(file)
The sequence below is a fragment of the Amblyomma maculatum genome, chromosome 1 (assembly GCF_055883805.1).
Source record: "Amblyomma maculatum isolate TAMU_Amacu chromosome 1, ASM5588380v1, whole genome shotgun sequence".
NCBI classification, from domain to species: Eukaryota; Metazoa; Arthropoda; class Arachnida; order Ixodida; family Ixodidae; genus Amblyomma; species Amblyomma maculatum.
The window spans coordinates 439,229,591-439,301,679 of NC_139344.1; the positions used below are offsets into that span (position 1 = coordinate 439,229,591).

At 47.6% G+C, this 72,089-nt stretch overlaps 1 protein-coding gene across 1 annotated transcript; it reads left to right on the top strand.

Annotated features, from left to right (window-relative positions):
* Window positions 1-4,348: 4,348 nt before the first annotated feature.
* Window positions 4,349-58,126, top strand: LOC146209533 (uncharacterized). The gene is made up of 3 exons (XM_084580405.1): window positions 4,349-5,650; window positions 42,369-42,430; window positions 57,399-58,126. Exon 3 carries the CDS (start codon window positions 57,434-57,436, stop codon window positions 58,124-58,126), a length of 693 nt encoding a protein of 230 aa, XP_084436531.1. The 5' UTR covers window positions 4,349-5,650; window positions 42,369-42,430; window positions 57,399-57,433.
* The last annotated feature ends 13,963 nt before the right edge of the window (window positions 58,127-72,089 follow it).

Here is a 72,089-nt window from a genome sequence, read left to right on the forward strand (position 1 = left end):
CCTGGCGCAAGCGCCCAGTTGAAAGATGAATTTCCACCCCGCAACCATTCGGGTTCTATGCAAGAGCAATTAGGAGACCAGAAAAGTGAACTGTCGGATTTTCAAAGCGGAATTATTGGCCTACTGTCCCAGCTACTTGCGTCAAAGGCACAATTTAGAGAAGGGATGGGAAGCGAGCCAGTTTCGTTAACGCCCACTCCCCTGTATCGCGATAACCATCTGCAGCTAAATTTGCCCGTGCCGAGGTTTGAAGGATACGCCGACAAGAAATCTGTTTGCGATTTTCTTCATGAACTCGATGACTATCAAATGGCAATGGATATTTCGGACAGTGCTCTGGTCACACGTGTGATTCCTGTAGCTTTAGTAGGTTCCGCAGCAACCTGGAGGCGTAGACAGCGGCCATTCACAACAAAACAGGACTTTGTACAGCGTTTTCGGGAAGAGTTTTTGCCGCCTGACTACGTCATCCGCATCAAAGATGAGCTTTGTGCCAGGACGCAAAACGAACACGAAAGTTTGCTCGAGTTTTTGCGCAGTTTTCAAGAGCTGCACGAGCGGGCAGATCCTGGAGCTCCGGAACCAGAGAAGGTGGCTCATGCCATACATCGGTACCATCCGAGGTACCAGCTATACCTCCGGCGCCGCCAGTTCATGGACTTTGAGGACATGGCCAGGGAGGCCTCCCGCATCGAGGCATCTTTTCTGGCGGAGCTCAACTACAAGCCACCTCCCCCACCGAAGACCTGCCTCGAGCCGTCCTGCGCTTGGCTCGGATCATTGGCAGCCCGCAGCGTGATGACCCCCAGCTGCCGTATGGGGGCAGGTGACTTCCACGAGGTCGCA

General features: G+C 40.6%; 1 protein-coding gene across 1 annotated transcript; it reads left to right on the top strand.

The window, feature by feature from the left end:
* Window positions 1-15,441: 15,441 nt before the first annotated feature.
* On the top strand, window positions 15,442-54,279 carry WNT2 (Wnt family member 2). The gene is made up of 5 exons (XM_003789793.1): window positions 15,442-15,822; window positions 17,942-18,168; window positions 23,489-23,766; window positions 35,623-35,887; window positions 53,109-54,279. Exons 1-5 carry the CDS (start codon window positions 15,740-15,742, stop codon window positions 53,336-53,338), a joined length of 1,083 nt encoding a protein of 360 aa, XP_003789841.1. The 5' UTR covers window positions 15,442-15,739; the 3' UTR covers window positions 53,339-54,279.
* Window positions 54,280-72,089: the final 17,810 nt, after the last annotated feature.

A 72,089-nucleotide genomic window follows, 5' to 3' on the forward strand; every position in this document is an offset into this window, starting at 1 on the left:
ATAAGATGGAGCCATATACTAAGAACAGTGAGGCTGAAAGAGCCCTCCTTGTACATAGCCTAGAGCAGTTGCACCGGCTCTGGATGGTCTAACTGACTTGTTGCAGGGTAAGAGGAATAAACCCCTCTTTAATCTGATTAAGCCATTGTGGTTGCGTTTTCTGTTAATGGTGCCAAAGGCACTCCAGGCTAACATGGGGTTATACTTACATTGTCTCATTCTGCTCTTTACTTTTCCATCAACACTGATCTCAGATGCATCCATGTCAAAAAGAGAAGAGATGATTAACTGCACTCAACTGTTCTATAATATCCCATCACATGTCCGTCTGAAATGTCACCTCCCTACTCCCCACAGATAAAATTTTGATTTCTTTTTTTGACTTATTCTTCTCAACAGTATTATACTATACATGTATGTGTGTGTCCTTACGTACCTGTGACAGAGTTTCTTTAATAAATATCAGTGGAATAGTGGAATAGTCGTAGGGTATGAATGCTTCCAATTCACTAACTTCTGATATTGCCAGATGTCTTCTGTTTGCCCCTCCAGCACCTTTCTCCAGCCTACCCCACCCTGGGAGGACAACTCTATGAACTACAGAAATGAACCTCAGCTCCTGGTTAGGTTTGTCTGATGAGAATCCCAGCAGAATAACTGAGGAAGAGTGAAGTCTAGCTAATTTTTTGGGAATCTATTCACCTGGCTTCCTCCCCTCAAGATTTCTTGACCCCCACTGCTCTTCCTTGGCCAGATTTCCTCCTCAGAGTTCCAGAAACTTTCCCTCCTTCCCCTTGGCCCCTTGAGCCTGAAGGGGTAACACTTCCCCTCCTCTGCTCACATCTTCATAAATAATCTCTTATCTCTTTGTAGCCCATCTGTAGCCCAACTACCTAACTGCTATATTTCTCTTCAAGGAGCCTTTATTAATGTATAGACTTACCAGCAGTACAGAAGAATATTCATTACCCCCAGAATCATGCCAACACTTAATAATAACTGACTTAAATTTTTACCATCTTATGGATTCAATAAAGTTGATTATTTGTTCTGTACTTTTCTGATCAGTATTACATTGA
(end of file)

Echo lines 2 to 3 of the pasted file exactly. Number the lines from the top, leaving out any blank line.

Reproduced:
Source record: "Amblyomma maculatum isolate TAMU_Amacu chromosome 1, ASM5588380v1, whole genome shotgun sequence".
NCBI classification, from domain to species: Eukaryota; Metazoa; Arthropoda; class Arachnida; order Ixodida; family Ixodidae; genus Amblyomma; species Amblyomma maculatum.